There is a story told of King Kristján X of Denmark that has always brought a tear to my eyes. A few years ago I published a short thesis, The Mechanics of Murder, on the 1944 extermination of the Hungarian Jews – the most intensive period of mass murder at Auschwitz-Birkenau. Day and night I read over witness testimonies and histories from between May and July of that year at the death camp. As you might imagine this research was emotionally and spiritually draining, and – understandably – it led me into one of the darkest periods of depression I have yet experienced. Babies in the arms of their mothers; the young and old together; the weak and the disabled, all stripped of their humanity and robbed of their lives. Some 440,000 human beings in twenty-four days of fathomless evil – all murdered and sent up in smoke.
During one of those nights of reading a friend called on the telephone. He was aware of how difficult this work had become for me. He knew I was ready to give up, and so he shared with me this story of a brave and exceptional man – the King of Denmark. On 9 April 1940 Hitler’s Wehrmacht and Luftwaffe overran this small European nation and occupied it. King Kristján was locked in the palace, yet kept in place by the German occupation to ensure the compliance of the Danish people. As in other countries conquered by the Third Reich the Jewish people were in serious danger.
In late December 1942 the German forces ordered that every Jew in Denmark must wear a yellow Star of David on their outer clothing so that they might be identified by the authorities. This humiliating symbol was designed to isolate and victimise the Jews; people the Danes had long since come to accept as their fellow countrymen and women. On Christmas morning the king stepped out onto the palace balcony, as the monarch does every Christmas, to address the crowds gathered in the square below. He was dressed every bit a king, but for one thing. Sewn onto his cape was a little yellow Star of David. This breathtakingly brave act of solidarity was how Kristján expressed who and what the Danes are. By New Year’s Day it was the fashion in Denmark to wear that Star. It was an action from which the Nazis were never to recover; no Jewish person was ever made to wear it in Denmark.
The SNP (@theSNP) October 14, 2016
Being prepared to stand up, even in the most difficult of times, and declare who and what we are – what it means to be Scottish – has the same power to change the world and deliver hope. This is the hallmark of leadership, and I do believe we have relived this moment with Nicola Sturgeon. At a time when Westminster has become the blade of a killing machine in the Middle East, when its ministers are sending out vans telling immigrants to go home, and when the London government is asking for lists of foreign workers and children it is brave – it is righteous – to stand up and say who and what we are.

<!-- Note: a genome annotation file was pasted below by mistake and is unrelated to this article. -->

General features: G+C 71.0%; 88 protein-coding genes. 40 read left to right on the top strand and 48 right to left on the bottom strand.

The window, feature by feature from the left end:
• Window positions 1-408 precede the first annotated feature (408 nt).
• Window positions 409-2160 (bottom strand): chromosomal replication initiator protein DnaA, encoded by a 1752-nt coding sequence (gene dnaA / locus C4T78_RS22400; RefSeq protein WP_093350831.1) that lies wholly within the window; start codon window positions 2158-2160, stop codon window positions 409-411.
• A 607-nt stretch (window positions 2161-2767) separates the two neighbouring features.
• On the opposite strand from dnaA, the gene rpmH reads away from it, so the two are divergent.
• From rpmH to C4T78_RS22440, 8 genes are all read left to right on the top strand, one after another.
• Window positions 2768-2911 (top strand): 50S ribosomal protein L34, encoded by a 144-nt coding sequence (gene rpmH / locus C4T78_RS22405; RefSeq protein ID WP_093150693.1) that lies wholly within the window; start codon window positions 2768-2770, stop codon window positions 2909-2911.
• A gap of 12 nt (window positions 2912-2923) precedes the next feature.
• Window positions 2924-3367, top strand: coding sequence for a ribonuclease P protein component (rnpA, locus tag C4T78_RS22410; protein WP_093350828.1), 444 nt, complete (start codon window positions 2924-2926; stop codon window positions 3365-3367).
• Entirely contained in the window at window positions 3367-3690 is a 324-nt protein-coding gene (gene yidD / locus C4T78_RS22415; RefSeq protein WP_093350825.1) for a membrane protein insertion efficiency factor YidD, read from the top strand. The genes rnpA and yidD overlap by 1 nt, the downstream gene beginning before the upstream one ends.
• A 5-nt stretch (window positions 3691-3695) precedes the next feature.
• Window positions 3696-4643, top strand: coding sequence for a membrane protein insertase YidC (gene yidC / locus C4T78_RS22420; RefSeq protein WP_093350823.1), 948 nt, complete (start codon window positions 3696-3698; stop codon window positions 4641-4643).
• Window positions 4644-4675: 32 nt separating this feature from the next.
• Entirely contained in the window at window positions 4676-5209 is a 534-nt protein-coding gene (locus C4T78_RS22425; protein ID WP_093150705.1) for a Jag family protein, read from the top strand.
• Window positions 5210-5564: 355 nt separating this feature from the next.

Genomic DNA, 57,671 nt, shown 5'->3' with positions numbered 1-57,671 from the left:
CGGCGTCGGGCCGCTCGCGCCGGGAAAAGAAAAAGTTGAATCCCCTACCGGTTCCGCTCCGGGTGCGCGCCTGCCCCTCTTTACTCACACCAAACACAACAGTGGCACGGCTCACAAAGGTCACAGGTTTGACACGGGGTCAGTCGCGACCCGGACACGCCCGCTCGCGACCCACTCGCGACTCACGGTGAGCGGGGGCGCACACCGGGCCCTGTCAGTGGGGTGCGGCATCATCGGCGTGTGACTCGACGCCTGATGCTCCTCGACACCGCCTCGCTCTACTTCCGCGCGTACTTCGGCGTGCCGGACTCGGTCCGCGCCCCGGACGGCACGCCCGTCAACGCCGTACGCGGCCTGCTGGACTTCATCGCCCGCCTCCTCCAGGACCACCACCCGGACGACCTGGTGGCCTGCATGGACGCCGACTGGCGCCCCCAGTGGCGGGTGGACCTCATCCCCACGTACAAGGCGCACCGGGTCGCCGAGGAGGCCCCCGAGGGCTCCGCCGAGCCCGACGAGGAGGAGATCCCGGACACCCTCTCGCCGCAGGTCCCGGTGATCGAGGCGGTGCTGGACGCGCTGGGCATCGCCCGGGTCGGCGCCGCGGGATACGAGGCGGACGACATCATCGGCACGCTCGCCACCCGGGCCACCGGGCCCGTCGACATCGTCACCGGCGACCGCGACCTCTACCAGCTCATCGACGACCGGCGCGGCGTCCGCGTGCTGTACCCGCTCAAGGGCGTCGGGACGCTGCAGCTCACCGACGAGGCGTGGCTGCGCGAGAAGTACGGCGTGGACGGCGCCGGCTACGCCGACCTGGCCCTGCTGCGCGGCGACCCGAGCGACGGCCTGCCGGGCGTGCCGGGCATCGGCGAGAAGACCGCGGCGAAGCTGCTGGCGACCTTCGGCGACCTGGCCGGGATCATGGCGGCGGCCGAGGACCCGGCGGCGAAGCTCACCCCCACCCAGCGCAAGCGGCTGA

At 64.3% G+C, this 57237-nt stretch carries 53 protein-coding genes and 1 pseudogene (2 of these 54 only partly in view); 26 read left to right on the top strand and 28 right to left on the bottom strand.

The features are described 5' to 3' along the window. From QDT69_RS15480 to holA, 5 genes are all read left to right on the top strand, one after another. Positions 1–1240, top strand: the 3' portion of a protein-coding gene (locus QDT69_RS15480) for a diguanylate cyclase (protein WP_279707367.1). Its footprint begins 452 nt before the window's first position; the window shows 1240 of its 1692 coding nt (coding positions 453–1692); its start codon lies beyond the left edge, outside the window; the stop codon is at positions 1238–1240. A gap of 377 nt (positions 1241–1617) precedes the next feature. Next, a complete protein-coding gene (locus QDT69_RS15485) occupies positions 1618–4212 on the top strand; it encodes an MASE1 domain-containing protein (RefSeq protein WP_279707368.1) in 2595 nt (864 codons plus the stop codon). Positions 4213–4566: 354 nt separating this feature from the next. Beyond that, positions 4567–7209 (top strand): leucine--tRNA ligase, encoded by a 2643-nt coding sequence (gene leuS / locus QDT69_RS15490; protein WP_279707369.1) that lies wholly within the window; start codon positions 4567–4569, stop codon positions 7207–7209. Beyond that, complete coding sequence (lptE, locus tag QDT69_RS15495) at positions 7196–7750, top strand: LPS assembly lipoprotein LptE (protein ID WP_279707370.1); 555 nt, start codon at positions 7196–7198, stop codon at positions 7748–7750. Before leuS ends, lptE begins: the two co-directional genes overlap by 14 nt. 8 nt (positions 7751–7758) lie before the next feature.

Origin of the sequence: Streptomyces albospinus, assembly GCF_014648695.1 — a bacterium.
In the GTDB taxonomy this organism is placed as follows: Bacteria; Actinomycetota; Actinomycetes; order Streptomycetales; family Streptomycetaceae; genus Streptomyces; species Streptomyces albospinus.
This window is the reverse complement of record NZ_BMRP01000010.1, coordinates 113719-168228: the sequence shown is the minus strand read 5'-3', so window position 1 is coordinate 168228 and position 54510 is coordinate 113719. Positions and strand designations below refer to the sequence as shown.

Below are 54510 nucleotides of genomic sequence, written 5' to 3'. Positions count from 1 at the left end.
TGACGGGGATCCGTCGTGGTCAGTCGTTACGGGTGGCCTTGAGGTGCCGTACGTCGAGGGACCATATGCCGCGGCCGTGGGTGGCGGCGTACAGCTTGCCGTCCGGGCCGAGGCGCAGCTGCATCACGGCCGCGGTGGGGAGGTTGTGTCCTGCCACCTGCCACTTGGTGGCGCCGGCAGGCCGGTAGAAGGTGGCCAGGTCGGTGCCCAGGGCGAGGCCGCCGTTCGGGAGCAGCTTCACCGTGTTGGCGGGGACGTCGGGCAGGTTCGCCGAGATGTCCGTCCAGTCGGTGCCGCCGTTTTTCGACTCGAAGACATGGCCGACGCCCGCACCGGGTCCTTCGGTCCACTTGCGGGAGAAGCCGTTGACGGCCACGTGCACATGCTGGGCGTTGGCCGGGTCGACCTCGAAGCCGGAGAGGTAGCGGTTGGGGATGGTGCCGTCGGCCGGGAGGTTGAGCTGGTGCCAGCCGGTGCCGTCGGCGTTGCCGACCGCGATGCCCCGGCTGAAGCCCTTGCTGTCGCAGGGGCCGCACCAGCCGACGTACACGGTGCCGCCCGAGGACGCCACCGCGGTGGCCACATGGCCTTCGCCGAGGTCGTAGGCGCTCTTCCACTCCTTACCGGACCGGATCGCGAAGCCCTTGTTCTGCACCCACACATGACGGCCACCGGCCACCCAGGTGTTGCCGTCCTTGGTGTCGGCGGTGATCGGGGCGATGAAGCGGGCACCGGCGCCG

We are the grandchildren and great-grandchildren of the thousands who came from Ireland to work in our shipyards and in our factories. We are the 80,000 Polish people, the 8,000 Lithuanians, the 7,000 each of France, Spain, Germany, Italy, and Latvia – who are among the many from beyond our shores that we are so privileged to have living here amongst us. We are the more than half a million people born in England, Wales, and Northern Ireland who have chosen to live here in Scotland.
– Nicola Sturgeon
The Westminster government that is locking people inside cages unfit for animals at Dover and that routinely describes the most pitiable people as vermin, as swarms, and as a disease told us two years ago that our “nationalism” was dangerous. It was equated with the worst barbarism of the Nazis in their newspapers and by their celebrity mouthpieces. Yet our nationalism – as Nicola makes so clear – is a nationalism of a nation that knows who and what it is. What it is – is wonderful. With leadership like this in our Scotland there will never be soil deep enough for the blood and soil poison of that uglier nationalism of Westminster.